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Final flight of Grasshopper v1.0 sets new record


October 14, 2013

Final launch of SpaceX Grasshopper v1.0 test bed for reusable Falcon 9 first stage (Photo: SpaceX)

Final launch of SpaceX Grasshopper v1.0 test bed for reusable Falcon 9 first stage (Photo: SpaceX)

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SpaceX made another successful Grasshopper test flight last week, which was also the last flight for Grasshopper v1.0. Its swan song lasted 80 seconds, during which time Grasshopper reached an altitude of 744 meters (nearly half a mile), more than twice the previous record. Grasshopper v1.1 is well along the road to flight tests.

Following the successful test flight carried out on October 8, SpaceX's Grasshopper v1.0 is to be retired, and will be replaced by Grasshopper v1.1, which is also known as the Falcon 9 Reusable development vehicle. Grasshopper v1.1 will be based at New Mexico's Spaceport America following initial low-level testing in SpaceX's Texas flight test field.

Grasshopper v1.1 is being made from a Falcon 9 v1.1 first stage tank, which at 68.4 meters (224 ft) in length is more than twice the height of v1.0. It will have a 2 metric ton set of retracting landing legs spanning about 18 meters (60 feet). The legs will be extended into landing position using high pressure helium.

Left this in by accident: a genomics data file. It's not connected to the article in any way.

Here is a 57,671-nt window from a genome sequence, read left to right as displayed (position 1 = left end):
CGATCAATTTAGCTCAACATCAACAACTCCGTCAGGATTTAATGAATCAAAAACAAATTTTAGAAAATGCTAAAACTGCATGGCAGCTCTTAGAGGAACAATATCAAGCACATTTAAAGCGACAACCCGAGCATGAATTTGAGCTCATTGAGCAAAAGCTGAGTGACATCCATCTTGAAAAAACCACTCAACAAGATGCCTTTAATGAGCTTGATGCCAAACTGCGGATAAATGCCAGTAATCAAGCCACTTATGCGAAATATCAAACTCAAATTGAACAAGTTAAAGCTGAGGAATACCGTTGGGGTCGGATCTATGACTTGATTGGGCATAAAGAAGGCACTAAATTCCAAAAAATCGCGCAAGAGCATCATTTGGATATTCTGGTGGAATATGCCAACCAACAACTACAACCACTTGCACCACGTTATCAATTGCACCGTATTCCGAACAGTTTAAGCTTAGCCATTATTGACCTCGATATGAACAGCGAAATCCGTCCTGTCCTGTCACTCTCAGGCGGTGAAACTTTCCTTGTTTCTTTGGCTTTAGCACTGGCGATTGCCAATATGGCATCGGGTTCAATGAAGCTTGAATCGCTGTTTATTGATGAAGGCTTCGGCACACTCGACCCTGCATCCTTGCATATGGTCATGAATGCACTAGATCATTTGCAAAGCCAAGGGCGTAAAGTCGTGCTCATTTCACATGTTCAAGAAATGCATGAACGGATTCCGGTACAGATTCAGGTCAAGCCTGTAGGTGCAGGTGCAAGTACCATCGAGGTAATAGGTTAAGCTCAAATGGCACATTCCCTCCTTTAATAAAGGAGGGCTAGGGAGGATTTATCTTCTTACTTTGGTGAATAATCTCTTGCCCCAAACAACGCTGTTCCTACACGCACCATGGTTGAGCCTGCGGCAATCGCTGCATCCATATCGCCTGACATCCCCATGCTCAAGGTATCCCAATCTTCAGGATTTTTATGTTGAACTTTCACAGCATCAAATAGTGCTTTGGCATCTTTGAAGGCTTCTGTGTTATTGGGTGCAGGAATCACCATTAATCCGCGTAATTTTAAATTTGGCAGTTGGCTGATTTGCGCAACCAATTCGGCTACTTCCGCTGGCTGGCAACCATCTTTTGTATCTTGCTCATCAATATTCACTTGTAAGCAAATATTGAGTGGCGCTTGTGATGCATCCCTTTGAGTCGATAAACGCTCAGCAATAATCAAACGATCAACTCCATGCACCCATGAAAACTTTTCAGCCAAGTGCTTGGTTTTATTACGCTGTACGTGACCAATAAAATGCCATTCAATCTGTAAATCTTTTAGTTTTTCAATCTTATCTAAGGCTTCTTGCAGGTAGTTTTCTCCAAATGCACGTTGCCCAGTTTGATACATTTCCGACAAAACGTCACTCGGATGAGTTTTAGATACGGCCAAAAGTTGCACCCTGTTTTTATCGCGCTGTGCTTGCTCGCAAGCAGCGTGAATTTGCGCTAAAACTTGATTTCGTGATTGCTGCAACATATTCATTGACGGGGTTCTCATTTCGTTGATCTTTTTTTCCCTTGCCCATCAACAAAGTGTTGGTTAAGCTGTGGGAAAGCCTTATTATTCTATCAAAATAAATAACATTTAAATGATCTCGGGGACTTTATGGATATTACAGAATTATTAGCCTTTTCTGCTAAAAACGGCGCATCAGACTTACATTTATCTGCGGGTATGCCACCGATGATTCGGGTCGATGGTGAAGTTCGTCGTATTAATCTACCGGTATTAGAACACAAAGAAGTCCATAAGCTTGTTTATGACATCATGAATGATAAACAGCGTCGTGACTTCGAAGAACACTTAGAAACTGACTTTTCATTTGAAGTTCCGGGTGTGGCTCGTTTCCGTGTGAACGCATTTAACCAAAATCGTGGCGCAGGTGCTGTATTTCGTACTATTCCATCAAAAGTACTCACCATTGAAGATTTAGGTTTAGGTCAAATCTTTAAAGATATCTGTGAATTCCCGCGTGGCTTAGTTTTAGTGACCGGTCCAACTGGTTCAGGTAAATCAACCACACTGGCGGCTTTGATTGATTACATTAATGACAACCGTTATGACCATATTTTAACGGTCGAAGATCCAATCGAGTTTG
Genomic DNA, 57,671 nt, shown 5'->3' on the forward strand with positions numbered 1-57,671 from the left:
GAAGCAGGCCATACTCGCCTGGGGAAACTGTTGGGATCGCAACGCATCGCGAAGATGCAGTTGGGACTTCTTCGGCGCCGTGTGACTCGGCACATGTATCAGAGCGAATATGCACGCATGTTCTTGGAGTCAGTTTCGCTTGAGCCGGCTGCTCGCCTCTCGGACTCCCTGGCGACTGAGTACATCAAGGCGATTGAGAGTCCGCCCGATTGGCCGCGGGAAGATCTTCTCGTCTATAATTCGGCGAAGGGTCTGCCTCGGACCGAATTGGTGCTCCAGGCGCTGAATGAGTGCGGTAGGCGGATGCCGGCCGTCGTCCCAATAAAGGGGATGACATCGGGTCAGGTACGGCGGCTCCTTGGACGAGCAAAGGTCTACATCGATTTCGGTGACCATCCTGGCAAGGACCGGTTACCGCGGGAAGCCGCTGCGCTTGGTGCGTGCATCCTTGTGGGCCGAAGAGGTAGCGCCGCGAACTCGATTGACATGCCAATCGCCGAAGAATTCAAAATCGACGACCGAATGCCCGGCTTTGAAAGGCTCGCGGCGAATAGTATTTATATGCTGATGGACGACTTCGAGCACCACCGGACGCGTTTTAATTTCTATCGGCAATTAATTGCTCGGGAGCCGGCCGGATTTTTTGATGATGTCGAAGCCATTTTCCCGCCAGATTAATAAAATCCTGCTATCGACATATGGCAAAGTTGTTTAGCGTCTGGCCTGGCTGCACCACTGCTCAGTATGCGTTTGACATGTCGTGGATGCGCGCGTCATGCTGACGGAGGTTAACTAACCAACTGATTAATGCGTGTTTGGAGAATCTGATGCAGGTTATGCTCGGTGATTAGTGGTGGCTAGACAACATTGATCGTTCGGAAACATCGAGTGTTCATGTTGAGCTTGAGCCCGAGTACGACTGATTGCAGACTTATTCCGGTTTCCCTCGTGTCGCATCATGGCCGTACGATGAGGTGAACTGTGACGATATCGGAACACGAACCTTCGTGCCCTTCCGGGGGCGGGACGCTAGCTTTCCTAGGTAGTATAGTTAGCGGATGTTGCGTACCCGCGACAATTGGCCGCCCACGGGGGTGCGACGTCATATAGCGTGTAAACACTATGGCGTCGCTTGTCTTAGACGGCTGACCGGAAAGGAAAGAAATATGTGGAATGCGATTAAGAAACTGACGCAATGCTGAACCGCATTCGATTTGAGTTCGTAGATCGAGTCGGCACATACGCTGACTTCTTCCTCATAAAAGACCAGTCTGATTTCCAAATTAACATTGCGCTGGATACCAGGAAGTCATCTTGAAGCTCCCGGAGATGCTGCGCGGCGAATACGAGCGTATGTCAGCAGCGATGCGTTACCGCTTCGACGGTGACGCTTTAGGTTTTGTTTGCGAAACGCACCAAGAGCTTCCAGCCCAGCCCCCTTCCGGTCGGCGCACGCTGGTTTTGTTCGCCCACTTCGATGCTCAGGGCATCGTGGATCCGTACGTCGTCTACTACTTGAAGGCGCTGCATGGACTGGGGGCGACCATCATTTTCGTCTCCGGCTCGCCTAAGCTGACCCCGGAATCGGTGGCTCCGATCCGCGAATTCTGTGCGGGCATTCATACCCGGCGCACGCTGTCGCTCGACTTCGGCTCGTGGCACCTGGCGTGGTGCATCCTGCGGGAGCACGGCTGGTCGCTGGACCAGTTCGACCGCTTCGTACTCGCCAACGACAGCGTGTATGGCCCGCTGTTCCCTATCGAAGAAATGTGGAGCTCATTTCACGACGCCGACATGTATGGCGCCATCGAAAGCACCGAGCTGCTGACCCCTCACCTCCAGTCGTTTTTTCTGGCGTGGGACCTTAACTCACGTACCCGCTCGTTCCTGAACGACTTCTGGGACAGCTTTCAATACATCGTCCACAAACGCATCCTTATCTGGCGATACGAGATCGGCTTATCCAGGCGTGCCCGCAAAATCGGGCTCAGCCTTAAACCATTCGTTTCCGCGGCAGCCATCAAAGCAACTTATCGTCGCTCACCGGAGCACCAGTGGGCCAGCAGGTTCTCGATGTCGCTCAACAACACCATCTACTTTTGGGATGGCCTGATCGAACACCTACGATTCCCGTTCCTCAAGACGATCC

The new version of Grasshopper will be powered by the same nine Merlin 1D rocket engines as are used in the Falcon 9, in contrast to v1.0, which contained only one Merlin 1D

. The huge thrust of a set of nine Merlin 1D engines will have to be delicately controlled to safely maneuver the Grasshopper at landing. Fortunately, the Grasshopper's (and eventually the Falcon 9 first stage's) weight is quite small when landing, so one need not be too concerned about the performance hit resulting from not using all the fuel during the boost phase of the flight.

SpaceX has built a 30x30 meter (100x100 ft) launch pad at Spaceport America about 7 km southwest of the main facilities, for which they will pay $6,600 per month to cover the lease and $25,000 per Grasshopper flight. The flight tests at Spaceport America in New Mexico will eventually reach supersonic speeds and altitudes up to about 55 miles (90 km). Musk has hinted that he expects tests to reach hypersonic velocities perhaps by the end of 2013, although this seems rather a large jump to make in the next two and a half months.

Development of the Grasshopper is not being undertaken simply to remind people of how spaceships are supposed to take off and land. SpaceX is banking on its ability to develop a reusable rocket launching system to carry payloads to and from orbit, as that ability should greatly reduce the incremental cost of multiple launches. This latest launch was captured by a camera on a hexacopter that appears to be hovering at an altitude of around 1,500 feet (450 meters).

Footage from the flight can be seen below.

Source: SpaceX

About the Author
Brian Dodson From an early age Brian wanted to become a scientist. He did, earning a Ph.D. in physics and embarking on an R&D career which has recently broken the 40th anniversary. What he didn't expect was that along the way he would become a patent agent, a rocket scientist, a gourmet cook, a biotech entrepreneur, an opera tenor and a science writer. All articles by Brian Dodson

I don't see a problem with Grasshopper v1.1 reaching hypersonic velocities by the end of the year if she has already gone through static testing. It is just a matter launching a rocket.